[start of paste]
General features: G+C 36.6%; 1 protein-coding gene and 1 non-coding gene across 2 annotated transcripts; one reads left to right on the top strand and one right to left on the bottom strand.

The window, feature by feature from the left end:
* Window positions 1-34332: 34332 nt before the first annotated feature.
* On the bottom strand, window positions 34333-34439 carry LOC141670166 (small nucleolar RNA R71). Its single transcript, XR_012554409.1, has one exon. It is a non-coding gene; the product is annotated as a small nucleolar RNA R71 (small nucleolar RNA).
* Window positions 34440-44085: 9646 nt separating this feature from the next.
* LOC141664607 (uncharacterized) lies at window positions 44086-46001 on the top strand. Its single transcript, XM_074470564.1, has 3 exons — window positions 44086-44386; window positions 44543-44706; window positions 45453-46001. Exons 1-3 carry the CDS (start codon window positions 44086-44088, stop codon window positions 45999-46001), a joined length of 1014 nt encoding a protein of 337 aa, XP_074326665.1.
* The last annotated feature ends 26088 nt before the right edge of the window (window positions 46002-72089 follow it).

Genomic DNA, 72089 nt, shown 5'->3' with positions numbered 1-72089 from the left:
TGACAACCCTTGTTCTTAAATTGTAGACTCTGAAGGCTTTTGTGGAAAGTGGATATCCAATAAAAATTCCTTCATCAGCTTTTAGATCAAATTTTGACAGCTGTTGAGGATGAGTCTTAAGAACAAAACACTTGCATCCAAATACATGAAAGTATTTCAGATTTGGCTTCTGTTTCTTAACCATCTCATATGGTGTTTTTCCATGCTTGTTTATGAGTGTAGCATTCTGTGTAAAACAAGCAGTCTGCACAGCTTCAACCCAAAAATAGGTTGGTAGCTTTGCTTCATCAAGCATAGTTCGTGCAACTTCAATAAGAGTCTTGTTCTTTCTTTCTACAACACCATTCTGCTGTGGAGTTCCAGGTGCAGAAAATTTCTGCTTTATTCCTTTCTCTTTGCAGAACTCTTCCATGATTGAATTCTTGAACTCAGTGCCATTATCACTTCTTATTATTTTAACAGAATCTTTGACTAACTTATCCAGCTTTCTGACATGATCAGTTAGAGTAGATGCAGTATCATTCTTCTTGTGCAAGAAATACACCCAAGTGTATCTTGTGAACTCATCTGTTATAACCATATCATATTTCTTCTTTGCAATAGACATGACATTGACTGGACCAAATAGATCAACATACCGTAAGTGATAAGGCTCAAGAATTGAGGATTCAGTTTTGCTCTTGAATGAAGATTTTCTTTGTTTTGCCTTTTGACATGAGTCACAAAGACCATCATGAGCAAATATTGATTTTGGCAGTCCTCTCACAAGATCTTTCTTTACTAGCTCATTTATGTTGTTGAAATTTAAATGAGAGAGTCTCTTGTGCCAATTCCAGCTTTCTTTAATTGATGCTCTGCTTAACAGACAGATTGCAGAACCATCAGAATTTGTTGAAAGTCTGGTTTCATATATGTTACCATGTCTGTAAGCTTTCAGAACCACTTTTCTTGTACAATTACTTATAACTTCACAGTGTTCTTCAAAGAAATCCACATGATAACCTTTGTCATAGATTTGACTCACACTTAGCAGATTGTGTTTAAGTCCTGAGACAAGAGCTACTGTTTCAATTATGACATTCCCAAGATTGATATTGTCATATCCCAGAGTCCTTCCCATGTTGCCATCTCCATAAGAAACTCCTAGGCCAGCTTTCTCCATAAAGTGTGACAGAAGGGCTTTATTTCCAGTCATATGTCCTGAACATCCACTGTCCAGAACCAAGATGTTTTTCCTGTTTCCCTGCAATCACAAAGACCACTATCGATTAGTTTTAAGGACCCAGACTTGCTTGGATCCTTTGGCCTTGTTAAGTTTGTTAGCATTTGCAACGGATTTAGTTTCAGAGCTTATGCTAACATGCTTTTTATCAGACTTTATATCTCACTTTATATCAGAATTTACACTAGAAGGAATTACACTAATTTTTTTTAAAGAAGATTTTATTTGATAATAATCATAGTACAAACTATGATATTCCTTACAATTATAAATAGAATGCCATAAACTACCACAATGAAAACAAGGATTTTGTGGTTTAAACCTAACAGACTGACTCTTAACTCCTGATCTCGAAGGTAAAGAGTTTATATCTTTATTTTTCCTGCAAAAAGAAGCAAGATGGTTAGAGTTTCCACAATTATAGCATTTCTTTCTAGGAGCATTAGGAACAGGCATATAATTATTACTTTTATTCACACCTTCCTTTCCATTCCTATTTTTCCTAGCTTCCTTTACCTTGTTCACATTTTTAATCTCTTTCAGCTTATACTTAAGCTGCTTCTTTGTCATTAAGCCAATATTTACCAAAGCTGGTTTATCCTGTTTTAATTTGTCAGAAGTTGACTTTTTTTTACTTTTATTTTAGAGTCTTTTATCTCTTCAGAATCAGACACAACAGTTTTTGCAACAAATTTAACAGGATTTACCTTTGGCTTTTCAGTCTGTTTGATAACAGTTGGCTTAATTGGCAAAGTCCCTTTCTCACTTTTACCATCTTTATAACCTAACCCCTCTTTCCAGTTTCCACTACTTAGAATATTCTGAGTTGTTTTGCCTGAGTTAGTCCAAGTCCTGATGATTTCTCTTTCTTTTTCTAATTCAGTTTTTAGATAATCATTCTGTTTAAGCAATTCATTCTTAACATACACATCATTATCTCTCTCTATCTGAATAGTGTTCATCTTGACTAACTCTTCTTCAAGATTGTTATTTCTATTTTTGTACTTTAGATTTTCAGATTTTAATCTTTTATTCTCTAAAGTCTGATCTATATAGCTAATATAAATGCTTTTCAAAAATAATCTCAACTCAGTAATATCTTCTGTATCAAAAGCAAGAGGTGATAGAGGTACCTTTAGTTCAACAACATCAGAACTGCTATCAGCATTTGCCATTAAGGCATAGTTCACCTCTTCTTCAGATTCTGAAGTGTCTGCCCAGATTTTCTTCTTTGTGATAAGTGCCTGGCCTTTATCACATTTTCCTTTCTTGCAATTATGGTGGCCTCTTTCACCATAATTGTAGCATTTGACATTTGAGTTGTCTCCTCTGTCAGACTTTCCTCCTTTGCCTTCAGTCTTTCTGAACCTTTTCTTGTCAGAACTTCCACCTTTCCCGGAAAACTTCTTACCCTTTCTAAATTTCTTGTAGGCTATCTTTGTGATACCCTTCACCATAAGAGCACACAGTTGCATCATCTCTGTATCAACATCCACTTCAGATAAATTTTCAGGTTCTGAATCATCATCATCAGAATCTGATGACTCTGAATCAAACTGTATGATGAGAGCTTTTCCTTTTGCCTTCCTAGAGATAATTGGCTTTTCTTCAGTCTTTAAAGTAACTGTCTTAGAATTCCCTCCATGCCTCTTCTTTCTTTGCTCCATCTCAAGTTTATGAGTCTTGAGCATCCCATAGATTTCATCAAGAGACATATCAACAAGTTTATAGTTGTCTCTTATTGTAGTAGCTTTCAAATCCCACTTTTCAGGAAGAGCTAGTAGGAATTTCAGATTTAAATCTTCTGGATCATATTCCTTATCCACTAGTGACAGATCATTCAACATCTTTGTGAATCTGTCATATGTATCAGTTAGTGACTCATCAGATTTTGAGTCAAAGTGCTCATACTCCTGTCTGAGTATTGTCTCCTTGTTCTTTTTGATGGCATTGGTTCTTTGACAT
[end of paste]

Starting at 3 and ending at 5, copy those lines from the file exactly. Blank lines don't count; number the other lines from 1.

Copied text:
* Window positions 1-34332: 34332 nt before the first annotated feature.
* On the bottom strand, window positions 34333-34439 carry LOC141670166 (small nucleolar RNA R71). Its single transcript, XR_012554409.1, has one exon. It is a non-coding gene; the product is annotated as a small nucleolar RNA R71 (small nucleolar RNA).
* Window positions 34440-44085: 9646 nt separating this feature from the next.